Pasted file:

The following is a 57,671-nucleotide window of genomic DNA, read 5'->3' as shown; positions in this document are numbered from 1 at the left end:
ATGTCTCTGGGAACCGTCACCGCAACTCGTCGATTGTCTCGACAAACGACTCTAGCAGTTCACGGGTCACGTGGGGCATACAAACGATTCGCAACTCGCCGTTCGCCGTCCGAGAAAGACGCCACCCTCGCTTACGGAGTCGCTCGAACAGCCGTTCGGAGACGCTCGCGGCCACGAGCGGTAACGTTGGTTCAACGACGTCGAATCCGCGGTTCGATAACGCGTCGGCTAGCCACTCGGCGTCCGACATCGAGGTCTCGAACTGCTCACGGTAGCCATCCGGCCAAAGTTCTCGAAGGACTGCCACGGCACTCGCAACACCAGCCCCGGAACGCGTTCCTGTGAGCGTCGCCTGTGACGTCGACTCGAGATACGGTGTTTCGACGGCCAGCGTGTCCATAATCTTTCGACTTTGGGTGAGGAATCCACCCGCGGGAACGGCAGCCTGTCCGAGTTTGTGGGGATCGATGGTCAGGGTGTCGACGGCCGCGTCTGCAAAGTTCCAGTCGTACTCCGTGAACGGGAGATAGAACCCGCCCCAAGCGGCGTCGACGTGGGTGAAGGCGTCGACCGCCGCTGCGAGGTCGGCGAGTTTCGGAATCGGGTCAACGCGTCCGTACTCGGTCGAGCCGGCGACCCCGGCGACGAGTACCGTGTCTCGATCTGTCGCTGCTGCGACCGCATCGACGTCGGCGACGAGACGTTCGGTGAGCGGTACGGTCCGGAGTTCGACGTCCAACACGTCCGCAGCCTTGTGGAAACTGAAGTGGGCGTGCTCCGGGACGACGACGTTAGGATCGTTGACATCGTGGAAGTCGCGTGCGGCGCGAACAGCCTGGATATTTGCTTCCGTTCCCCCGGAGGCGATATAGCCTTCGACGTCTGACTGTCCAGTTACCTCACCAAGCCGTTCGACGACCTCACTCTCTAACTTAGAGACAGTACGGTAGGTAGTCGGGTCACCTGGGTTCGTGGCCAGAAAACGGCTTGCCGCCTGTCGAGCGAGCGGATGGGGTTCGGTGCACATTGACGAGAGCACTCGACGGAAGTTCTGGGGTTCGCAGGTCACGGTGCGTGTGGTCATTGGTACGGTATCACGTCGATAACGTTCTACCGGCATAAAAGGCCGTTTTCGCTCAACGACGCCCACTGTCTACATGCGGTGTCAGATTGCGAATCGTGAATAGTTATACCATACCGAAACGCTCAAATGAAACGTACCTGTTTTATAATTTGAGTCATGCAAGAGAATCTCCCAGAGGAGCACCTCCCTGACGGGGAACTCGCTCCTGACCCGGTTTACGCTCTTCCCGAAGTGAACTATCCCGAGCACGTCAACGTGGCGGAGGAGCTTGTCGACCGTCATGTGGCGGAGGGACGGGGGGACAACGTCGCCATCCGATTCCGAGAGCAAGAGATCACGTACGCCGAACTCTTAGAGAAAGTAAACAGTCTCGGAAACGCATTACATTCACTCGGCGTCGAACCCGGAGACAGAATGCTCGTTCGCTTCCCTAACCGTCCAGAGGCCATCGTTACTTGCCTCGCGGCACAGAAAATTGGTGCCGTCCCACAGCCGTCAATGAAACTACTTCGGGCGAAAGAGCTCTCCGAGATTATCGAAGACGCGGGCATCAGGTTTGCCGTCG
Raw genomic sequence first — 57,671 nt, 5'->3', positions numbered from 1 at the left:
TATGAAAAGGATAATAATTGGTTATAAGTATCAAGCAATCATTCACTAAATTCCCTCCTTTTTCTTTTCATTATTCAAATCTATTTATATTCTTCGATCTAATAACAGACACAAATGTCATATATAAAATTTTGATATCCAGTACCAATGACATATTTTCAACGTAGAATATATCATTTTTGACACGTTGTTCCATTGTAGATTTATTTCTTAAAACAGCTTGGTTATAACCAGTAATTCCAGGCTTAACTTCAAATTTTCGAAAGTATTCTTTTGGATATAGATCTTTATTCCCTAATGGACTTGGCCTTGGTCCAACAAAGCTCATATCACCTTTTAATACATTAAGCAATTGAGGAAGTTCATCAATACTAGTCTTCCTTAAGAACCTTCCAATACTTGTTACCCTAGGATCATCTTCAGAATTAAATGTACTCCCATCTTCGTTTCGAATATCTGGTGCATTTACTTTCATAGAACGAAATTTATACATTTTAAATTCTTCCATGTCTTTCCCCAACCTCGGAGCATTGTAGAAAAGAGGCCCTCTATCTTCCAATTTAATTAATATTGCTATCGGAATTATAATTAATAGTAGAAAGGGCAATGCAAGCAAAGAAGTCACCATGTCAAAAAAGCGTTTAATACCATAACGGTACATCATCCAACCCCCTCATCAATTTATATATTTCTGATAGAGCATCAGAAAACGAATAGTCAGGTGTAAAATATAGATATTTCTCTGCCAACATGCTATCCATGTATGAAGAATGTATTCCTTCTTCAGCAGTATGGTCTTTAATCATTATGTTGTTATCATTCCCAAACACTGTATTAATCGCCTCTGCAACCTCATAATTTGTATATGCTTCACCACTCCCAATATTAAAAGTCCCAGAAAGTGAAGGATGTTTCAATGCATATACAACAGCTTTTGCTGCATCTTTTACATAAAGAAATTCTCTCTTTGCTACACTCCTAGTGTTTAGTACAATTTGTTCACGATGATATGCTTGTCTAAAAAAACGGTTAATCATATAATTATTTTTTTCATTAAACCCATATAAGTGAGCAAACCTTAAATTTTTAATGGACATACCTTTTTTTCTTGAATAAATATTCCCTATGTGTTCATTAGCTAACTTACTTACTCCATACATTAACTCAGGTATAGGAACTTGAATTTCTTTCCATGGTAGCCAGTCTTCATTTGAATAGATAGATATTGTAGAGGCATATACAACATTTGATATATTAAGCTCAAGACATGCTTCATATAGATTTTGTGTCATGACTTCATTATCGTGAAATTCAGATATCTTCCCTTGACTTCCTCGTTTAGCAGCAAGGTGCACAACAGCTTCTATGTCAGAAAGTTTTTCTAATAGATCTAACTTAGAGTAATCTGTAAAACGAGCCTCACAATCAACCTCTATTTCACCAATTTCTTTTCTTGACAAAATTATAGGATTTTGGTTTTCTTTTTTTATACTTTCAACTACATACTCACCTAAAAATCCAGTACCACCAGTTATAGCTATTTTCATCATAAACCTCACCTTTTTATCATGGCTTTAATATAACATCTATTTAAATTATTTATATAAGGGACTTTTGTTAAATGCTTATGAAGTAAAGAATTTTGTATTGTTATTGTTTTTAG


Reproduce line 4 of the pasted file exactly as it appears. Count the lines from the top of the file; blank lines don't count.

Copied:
TATGAAAAGGATAATAATTGGTTATAAGTATCAAGCAATCATTCACTAAATTCCCTCCTTTTTCTTTTCATTATTCAAATCTATTTATATTCTTCGATCTAATAACAGACACAAATGTCATATATAAAATTTTGATATCCAGTACCAATGACATATTTTCAACGTAGAATATATCATTTTTGACACGTTGTTCCATTGTAGATTTATTTCTTAAAACAGCTTGGTTATAACCAGTAATTCCAGGCTTAACTTCAAATTTTCGAAAGTATTCTTTTGGATATAGATCTTTATTCCCTAATGGACTTGGCCTTGGTCCAACAAAGCTCATATCACCTTTTAATACATTAAGCAATTGAGGAAGTTCATCAATACTAGTCTTCCTTAAGAACCTTCCAATACTTGTTACCCTAGGATCATCTTCAGAATTAAATGTACTCCCATCTTCGTTTCGAATATCTGGTGCATTTACTTTCATAGAACGAAATTTATACATTTTAAATTCTTCCATGTCTTTCCCCAACCTCGGAGCATTGTAGAAAAGAGGCCCTCTATCTTCCAATTTAATTAATATTGCTATCGGAATTATAATTAATAGTAGAAAGGGCAATGCAAGCAAAGAAGTCACCATGTCAAAAAAGCGTTTAATACCATAACGGTACATCATCCAACCCCCTCATCAATTTATATATTTCTGATAGAGCATCAGAAAACGAATAGTCAGGTGTAAAATATAGATATTTCTCTGCCAACATGCTATCCATGTATGAAGAATGTATTCCTTCTTCAGCAGTATGGTCTTTAATCATTATGTTGTTATCATTCCCAAACACTGTATTAATCGCCTCTGCAACCTCATAATTTGTATATGCTTCACCACTCCCAATATTAAAAGTCCCAGAAAGTGAAGGATGTTTCAATGCATATACAACAGCTTTTGCTGCATCTTTTACATAAAGAAATTCTCTCTTTGCTACACTCCTAGTGTTTAGTACAATTTGTTCACGATGATATGCTTGTCTAAAAAAACGGTTAATCATATAATTATTTTTTTCATTAAACCCATATAAGTGAGCAAACCTTAAATTTTTAATGGACATACCTTTTTTTCTTGAATAAATATTCCCTATGTGTTCATTAGCTAACTTACTTACTCCATACATTAACTCAGGTATAGGAACTTGAATTTCTTTCCATGGTAGCCAGTCTTCATTTGAATAGATAGATATTGTAGAGGCATATACAACATTTGATATATTAAGCTCAAGACATGCTTCATATAGATTTTGTGTCATGACTTCATTATCGTGAAATTCAGATATCTTCCCTTGACTTCCTCGTTTAGCAGCAAGGTGCACAACAGCTTCTATGTCAGAAAGTTTTTCTAATAGATCTAACTTAGAGTAATCTGTAAAACGAGCCTCACAATCAACCTCTATTTCACCAATTTCTTTTCTTGACAAAATTATAGGATTTTGGTTTTCTTTTTTTATACTTTCAACTACATACTCACCTAAAAATCCAGTACCACCAGTTATAGCTATTTTCATCATAAACCTCACCTTTTTATCATGGCTTTAATATAACATCTATTTAAATTATTTATATAAGGGACTTTTGTTAAATGCTTATGAAGTAAAGAATTTTGTATTGTTATTGTTTTTAG